Monday, October 15, 2012

10/11/12 RD Bulletin: Details of Gov. Romney's Massive Military Buildup Begin to Emerge

News: GOP Presidential candidate Mitt Romney’s top national security adviser, John Lehman, recently sat down with Defense News’ Christopher Cravas to outline exactly how a Romney administration would increase naval spending. 
Reports: The Ploughshares Fund has released a new report which estimates that the United States will spend $620-661 billion on its nuclear weapons program and related activities over the next ten years.
State of Play
Legislative: The Ranking Member of the House Committee on Appropriations and its subcommittee on defense, Representative Norm Dicks (D-WA), sent a Dear Colleague letter this week with an accompanying report highlighting the potential impact of sequestration on both defense and non-defense accounts.  The report highlights the fact that under sequestration, the Pentagon would be forced to cut from its budget four F-35s, eight UH-60 Blackhawks, five CH-47 Chinooks, 11 Stryker vehicles, two F-18G Growlers, three F/A-18s, and one P8A Poseidon.  Of note, Dick points out that defense faces not only one sequester of approximately $55 billion come January 2013, but it also faces a second “mini-sequester” totaling $10-11 billion.  The second mini-sequester is scheduled to occur next year because the Continuing Resolution which was recently passed into law appropriates defense spending above the defense sub-cap implemented by the Budget Control Act. 
Notably, in his Fiscal Year 2013 budget submission, President Barack Obama proposed nullifying the defense/non-defense spending sub-caps currently in law in favor of reverting back to security/non-security caps, in which case, the Continuing Resolution would adhere more closely to the BCA.  In his letter, Dicks also cited a recent Congressional Research Service report, which references a widely debunked Aerospace Industries Association analysis on the potential impact of sequestration on jobs in the defense industry.  Inside Defense reports that, due to a backlog of unobligated funds not secured under contract, the Pentagon’s acquisition account could be hit harder by sequestration than other accounts with less unobligated funding. 
A small group of senators, dubbed the “Gang of Eight,” is continuing to meet in Washington to develop the outline of a $4-5 trillion deficit reduction package that could replace sequestration in its entirety.  However, senior Democratic Senator Charles Schumer (D-NY) threw cold water on the group’s intention to lower individual income tax rates through the elimination of so-called loopholes and exemptions in the tax code.  Instead, Schumer believes that taxes on wealthy individuals should be raised in order to pay for an extension of the Bush tax cuts for those earning less than $250,000 per year.  Ultimately, Schumer wants a long-term deficit reduction package that yields $1.5 trillion in new revenue and tackles entitlement reform.  Reforming and overhauling the tax code are central to both the Gang of Eight’s efforts as well as the Simpson Bowles plan that was released two years ago.  So far, Majority Leader Harry Reid (D-NV) and Minority Leader Mitch McConnell (R-KY) have remained noticeably silent on the Gang of Eight’s work.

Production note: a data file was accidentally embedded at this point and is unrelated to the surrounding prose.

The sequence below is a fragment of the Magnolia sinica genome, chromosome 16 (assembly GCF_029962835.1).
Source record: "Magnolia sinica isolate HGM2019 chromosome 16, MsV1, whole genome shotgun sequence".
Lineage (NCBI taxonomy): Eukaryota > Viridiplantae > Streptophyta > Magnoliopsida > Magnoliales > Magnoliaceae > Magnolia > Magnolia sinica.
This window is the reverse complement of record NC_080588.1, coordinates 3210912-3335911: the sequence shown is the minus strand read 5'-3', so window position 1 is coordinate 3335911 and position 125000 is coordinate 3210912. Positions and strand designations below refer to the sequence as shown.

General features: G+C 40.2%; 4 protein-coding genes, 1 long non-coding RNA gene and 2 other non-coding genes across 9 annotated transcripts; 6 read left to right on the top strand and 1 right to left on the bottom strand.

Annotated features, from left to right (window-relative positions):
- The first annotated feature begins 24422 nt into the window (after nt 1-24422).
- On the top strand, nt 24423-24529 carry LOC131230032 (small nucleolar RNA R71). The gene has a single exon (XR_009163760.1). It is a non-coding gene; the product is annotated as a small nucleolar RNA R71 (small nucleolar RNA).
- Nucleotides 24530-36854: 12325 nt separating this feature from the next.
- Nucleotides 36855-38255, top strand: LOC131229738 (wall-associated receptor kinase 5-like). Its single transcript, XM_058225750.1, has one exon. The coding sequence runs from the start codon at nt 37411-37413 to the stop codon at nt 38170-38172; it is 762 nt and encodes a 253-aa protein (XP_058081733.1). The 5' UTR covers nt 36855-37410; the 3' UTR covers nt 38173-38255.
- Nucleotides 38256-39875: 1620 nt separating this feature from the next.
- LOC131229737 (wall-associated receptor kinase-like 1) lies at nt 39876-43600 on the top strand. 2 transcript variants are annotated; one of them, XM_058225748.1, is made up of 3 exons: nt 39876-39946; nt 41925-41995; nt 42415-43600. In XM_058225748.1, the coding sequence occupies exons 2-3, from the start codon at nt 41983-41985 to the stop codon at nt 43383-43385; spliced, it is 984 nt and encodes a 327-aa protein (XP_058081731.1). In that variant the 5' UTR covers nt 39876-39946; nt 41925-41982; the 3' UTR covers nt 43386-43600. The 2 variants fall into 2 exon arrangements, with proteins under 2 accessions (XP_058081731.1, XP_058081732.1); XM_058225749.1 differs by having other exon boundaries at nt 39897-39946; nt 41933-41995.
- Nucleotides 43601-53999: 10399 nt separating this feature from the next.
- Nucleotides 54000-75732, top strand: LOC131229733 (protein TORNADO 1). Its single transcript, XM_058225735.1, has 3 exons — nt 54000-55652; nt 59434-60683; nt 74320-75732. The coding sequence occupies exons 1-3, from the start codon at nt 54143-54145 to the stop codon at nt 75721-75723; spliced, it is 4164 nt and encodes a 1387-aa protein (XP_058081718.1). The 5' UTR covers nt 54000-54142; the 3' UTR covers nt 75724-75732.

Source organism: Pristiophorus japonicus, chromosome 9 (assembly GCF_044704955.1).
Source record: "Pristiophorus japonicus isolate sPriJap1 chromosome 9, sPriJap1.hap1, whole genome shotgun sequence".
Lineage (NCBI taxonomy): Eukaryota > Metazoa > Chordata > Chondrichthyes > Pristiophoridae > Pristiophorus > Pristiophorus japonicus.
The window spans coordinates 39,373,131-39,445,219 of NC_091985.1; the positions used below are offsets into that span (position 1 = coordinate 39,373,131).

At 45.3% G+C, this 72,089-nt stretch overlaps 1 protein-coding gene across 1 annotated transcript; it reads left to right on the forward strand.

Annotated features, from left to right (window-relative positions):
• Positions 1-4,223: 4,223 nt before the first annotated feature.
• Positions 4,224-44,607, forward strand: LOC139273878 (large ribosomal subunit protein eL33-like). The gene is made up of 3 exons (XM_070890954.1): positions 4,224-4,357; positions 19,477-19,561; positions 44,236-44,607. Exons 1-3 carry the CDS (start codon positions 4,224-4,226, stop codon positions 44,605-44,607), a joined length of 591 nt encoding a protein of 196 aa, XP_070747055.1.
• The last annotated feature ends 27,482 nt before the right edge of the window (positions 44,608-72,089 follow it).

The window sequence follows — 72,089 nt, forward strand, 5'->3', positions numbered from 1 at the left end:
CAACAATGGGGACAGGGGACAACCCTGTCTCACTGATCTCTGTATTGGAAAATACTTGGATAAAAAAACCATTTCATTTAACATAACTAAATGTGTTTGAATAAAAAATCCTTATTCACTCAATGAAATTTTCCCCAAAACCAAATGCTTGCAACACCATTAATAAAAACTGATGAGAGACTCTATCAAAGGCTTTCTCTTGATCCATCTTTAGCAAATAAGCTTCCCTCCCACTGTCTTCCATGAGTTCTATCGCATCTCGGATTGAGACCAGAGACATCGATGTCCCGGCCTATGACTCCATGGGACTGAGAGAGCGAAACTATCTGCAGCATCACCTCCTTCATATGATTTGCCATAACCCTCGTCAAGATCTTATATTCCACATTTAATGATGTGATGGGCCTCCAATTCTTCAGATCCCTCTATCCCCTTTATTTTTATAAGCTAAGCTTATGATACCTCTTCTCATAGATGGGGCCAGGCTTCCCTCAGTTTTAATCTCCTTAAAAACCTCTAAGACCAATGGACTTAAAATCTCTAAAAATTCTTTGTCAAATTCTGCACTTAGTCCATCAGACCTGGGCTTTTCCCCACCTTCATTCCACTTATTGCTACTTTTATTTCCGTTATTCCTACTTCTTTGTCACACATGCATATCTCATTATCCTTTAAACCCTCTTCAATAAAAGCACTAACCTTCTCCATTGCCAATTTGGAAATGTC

Meanwhile, Speaker John Boehner (R-OH) seemed to state the obvious this weekend when he predicted that Congress would be unable to enact a long-term deficit reduction package during the lame-duck session – all but guaranteeing that lawmakers will delay sequestration this winter instead of nullifying it in its entirety.  Furthermore, Boehner told Politico that he felt it was inappropriate to pass such significant legislation during a lame-duck session, saying “Frankly, I’m not sure it’s the right thing to do — have a lot of retiring members and defeated members voting on really big bills.”  Democrats were seemingly disappointed by the Speaker’s lack of optimism.  And, as if to bring home the point, an unnamed Congressional aide told Talking Points Memo that the Gang of Eight has made little progress in reaching a long-term agreement, “I’d put the odds at 50-50 that they ever reach an agreement [and] I can tell you with near certainty that there’s not gonna be any agreement before the election.” 
Before the Senate broke for its pre-election campaign season, Majority Leader Harry Reid (D-NV) attempted to secure unanimous consent to limit debate and amendments on the National Defense Authorization Act, a request that Senator Jon Kyl (R-AZ) objected to because many senators had already left Capitol Hill.  Because of a lack of agreement over how to proceed on the measure, and due to the increasingly long list of important items that Congress will face when it returns to Washington after the election, defense aides in the Senate have begun meeting on Capitol Hill to discuss potential amendments to the National Defense Authorization Act, reports CQ Today.  Aides are attempting to reach agreement on the scope and substance of amendments before the measure is brought to the Floor sometime in November or December.  Furthermore, House defense aides have begun “pre-conferencing” the bill with their Senate counterparts in an attempt to smooth passage from one chamber to the other.